I woke up this morning thinking about Ha Long Bay, for no particular reason. I’ve never been there, only seen it in photos, but it is what I dream about whenever I’m having fantasies of my honeymoon. Sometimes, it just pops into my head out of the blue, like this morning. The photos make me dream of a surreal world where I will float on a wooden boat in the calm seas, sail past giant rocks that stick out of the serene waters like ice cream — ha ha ha, you dropped a Freudian slip Dilman, only a man in a horny mood will think that a rock looks like ice cream — and make love on the deck of the boat under the big moon that hangs above the ocean like cupid. I will be with this pretty Pinoy girl, who loves to swim in the sunset like a mermaid hurrying home to her lover.
And while I lay in my bed dreaming about Ha Long Bay (which, if I’m to imitate an untalented comedian, sounds like Her Long Bay) I remembered a woman I met in Nepal. She was twenty one years old, had been married for nearly five years and was still a virgin.
Her name was Meena. (It seems like half the girls in Nepal are called Meena.) I met her in a village deep in the mountains of Surkhet, where there was no electricity, no mobile phone network coverage – though the place was flooded with mobile phones, which is the center of entertainment for the youth, for movies and music – and no internet. I loved the place, the serenity, the beauty of the houses, I wished I was living in such a village.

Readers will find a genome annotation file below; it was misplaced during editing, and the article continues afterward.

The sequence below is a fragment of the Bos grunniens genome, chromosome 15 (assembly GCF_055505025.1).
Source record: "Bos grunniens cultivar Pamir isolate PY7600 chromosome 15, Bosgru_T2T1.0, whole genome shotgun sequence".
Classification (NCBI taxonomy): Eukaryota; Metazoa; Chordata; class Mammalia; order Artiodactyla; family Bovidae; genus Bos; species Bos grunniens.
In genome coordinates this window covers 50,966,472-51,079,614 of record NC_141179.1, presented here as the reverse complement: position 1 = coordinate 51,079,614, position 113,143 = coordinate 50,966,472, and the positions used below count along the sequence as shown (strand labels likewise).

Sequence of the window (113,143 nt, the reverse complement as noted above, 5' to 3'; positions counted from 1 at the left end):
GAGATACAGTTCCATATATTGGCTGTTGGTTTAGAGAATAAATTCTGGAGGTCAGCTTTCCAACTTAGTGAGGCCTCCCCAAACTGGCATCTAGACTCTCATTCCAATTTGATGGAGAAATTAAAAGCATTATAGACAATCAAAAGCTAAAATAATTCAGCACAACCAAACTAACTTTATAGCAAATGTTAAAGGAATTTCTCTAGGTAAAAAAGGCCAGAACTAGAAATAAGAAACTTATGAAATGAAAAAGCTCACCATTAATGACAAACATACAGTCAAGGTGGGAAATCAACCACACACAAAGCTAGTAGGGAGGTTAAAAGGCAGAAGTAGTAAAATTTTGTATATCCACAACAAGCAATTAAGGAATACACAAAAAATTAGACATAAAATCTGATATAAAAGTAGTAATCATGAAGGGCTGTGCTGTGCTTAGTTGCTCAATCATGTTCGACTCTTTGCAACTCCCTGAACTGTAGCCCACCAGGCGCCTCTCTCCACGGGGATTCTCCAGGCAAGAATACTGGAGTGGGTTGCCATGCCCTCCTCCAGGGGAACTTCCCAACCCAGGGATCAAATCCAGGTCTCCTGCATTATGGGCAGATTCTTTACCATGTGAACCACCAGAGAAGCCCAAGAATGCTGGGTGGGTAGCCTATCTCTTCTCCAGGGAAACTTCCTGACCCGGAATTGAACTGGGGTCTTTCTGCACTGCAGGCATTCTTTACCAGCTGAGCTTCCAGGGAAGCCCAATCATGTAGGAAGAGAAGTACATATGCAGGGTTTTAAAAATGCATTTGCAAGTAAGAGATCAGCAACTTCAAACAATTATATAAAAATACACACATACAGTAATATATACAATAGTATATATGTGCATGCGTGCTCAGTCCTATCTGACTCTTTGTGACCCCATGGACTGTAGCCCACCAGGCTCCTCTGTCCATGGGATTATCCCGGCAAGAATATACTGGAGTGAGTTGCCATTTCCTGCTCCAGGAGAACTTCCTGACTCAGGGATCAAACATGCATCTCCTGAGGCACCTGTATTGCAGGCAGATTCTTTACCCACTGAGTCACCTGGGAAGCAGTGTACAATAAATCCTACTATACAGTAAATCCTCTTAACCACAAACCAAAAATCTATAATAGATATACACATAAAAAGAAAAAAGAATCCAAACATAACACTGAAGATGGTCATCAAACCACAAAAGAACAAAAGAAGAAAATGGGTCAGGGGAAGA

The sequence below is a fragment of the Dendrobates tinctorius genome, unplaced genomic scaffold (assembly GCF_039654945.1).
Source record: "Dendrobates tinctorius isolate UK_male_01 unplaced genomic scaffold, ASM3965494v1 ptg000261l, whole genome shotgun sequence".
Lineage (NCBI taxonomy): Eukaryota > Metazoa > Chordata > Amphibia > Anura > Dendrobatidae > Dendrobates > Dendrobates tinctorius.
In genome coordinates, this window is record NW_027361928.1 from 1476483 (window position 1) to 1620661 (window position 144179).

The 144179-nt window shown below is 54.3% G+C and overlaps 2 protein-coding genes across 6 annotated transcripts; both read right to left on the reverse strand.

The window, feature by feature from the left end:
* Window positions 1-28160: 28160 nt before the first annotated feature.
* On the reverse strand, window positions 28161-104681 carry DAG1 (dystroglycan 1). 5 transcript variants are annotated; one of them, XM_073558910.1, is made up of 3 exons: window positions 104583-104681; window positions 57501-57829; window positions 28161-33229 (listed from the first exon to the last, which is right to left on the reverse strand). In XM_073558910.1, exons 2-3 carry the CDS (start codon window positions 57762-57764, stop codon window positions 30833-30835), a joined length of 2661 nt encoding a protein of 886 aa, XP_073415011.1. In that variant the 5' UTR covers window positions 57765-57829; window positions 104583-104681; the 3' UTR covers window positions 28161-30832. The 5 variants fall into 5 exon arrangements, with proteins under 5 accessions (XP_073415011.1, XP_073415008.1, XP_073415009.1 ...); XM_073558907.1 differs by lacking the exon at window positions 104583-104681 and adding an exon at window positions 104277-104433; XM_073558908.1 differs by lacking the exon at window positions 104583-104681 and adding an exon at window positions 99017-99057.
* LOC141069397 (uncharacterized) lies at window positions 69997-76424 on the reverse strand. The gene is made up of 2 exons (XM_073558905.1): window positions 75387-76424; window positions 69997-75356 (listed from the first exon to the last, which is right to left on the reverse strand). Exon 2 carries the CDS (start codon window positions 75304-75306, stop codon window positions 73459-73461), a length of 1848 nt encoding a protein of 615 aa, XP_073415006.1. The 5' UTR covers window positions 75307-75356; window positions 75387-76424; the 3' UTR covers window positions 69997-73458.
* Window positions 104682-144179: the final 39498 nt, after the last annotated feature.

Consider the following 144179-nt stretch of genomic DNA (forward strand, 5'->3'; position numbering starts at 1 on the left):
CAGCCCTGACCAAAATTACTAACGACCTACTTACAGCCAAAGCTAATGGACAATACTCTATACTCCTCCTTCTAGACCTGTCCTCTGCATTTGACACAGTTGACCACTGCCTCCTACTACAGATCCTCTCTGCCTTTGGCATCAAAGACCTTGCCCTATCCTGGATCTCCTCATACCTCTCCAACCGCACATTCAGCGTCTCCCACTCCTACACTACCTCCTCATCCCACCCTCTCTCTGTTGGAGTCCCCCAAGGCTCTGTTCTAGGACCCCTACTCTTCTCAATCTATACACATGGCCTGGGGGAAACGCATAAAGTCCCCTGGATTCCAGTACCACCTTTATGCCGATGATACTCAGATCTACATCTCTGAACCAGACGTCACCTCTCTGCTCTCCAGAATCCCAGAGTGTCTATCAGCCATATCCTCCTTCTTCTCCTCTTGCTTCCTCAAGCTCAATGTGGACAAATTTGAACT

And if you were a randy man, you would want to live in this village for different reasons. It was full of lonely housewives. The men marry, and then run away allegedly to work in India, or Kathmandu, or some other far away place which promises employment. Mostly India, like Meena’s husband.